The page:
Legal Guidelines of 501(C)3 Organizations

Topics: Tax, Taxation in the United States, Non-profit organization Pages: 7 (2483 words) Published: April 17, 2013
Legal Aspects of 501(c)3 Organizations: Maintaining Tax Exempt Status Marlea Maschmeyer
University of Texas Arlington

This paper discusses some of the main legal restrictions that nonprofit organizations face when maintaining their 501(c)3 tax-exempt status. The full extent of boundaries is vast in scope, but topics explored within this paper include restrictions on endorsing candidates for public office, limitations on lobbying, restrictions on business activities, and excess benefit transactions. Knowing, understanding, and following these legal restrictions is imperative for nonprofit organizations in order to maintain their tax-exempt status.

Nonprofit organizations have a deep history in serving the public in ways that the government and for-profits organizations traditionally have not helped society. Because of this inherent good nature and desire to fill gaps in societal needs, the Internal Revenue Service, the government agency responsible for tax collection and tax law enforcement, has granted nonprofits the opportunity to acquire tax-exempt status. This beneficial status is not awarded lightly or undeservedly. Organizations must meet certain requirements before being considered eligible to apply for tax-exempt status, and even after acquiring tax-exempt status, nonprofits must adhere to certain guidelines in order to maintain their status. Discussion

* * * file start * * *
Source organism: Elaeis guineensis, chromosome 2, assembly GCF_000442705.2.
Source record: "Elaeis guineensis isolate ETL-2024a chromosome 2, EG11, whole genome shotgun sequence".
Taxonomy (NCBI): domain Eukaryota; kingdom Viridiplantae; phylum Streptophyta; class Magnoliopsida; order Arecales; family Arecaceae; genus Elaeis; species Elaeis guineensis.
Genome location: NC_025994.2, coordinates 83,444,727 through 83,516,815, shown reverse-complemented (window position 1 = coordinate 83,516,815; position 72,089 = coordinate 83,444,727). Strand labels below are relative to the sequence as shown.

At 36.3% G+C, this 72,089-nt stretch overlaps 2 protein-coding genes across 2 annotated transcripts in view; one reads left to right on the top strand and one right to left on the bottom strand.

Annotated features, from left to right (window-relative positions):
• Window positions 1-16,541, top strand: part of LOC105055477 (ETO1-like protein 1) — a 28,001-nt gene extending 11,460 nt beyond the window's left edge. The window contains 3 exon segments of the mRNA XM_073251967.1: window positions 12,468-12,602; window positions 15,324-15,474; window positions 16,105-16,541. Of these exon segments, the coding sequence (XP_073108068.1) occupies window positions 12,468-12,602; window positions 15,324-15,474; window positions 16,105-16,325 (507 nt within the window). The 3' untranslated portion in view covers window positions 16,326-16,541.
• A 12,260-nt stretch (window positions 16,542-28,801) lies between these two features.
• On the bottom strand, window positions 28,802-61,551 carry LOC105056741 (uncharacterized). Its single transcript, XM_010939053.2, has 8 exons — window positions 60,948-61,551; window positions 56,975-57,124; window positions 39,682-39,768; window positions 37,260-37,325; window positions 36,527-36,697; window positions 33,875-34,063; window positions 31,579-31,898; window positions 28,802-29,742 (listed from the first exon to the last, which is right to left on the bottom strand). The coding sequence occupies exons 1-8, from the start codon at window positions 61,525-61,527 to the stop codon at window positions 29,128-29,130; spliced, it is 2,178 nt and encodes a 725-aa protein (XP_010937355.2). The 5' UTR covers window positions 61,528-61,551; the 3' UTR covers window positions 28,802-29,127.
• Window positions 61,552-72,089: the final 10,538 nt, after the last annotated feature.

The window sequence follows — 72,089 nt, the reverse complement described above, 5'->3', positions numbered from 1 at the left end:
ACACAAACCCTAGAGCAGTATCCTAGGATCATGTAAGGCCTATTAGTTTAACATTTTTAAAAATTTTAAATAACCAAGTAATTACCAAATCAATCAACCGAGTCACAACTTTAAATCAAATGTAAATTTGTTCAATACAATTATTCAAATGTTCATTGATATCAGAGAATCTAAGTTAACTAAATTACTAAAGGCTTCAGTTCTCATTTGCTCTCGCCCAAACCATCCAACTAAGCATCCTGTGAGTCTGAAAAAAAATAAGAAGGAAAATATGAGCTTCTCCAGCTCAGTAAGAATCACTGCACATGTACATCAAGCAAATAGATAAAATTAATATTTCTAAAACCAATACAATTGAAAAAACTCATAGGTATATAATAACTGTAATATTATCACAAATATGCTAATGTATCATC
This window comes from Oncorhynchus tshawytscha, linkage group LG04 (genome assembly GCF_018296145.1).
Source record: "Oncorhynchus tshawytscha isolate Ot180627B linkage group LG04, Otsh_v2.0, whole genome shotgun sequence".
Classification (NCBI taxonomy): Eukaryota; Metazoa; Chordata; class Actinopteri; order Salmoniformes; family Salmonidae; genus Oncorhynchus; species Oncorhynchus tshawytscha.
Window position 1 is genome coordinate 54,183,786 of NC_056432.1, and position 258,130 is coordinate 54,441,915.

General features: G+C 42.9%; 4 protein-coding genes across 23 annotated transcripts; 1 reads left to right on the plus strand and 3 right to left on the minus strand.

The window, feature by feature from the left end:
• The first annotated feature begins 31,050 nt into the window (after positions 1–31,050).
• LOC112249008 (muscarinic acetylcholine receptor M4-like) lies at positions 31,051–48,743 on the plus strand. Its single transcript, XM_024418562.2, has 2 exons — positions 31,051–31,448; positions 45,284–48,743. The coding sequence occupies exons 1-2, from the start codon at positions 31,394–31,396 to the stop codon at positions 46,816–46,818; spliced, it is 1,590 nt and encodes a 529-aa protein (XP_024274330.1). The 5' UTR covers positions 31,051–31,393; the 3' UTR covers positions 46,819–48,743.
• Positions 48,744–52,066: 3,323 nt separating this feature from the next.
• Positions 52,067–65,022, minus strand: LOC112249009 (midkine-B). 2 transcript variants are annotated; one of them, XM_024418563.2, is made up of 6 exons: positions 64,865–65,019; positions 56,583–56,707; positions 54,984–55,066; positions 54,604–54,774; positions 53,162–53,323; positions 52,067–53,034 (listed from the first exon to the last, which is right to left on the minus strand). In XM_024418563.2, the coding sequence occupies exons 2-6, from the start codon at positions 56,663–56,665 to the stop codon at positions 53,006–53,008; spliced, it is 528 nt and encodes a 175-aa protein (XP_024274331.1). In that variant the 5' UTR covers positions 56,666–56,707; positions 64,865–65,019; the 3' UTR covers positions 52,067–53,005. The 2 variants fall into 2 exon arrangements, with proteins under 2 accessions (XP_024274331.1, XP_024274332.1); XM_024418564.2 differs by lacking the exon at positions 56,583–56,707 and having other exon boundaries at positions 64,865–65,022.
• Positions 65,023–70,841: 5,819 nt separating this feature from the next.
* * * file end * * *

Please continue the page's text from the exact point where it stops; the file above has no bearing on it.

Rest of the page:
Nonprofit organizations must annually submit certain forms to maintain tax-exemption. Each year, almost all nonprofits must file annual returns with the IRS, known as series 990 forms. There are different form versions for different organizations. The returns must state the items of income, receipts, and expenditures. If a nonprofit fails to file a return, it may face financial penalties or have its tax-exempt status revoked (Annual Filings for Tax-Exempt Charitable Organizations, 2012). Over the past three years alone, 275,000 nonprofits in the United States had their tax-exempt status revoked for failing to file an annual return (Blackwood, 2011). Many other restrictions for maintaining tax-exempt status are similar to the requirements that organizations must meet in order to qualify for 501(c)(3) status in the first place, such as not being able to endorse candidates for public office, limitations on lobbying, restrictions on business activities, not providing excess benefits to employees, and other restrictions. Obtaining necessary permits and licenses is also important, but these violations usually result in less severe forms of punishment. Nonprofit management must educate all staff and volunteers about these rules so that the nonprofit organization’s tax-exemption will be secure. Endorsing candidates for public office is strictly prohibited for nonprofit organizations. The Board of Directors and staff may never campaign in the nonprofit’s name for a political candidate. This IRS code has especially become relevant due to the current political atmosphere and presidential election. The IRS is currently investigating whether or not a Texas church violated this code by displaying a sign that read, “Vote for the Mormon, not the Muslim!” Although the sign did not specifically show the names of the presidential candidates, the sign did imply their identities. Since churches are nonprofit organizations, by law, churches cannot endorse political candidates (Siddiqui, 2012). If the IRS finds that the church violated the restriction on endorsing candidates, it could lose the tax-exempt status that it heavily relies upon. Branch Ministries, Inc. v. Charles O. Rossotti is a historic court case involving this particular IRS code. The Branch Ministries Church urged Christians not to vote for Bill Clinton because of his position on certain moral issues. As a result, the IRS revoked the church’s tax-exemption and required it to pay back taxes. The church appealed the IRS ruling, claiming that the First Amendment protected free speech, which...
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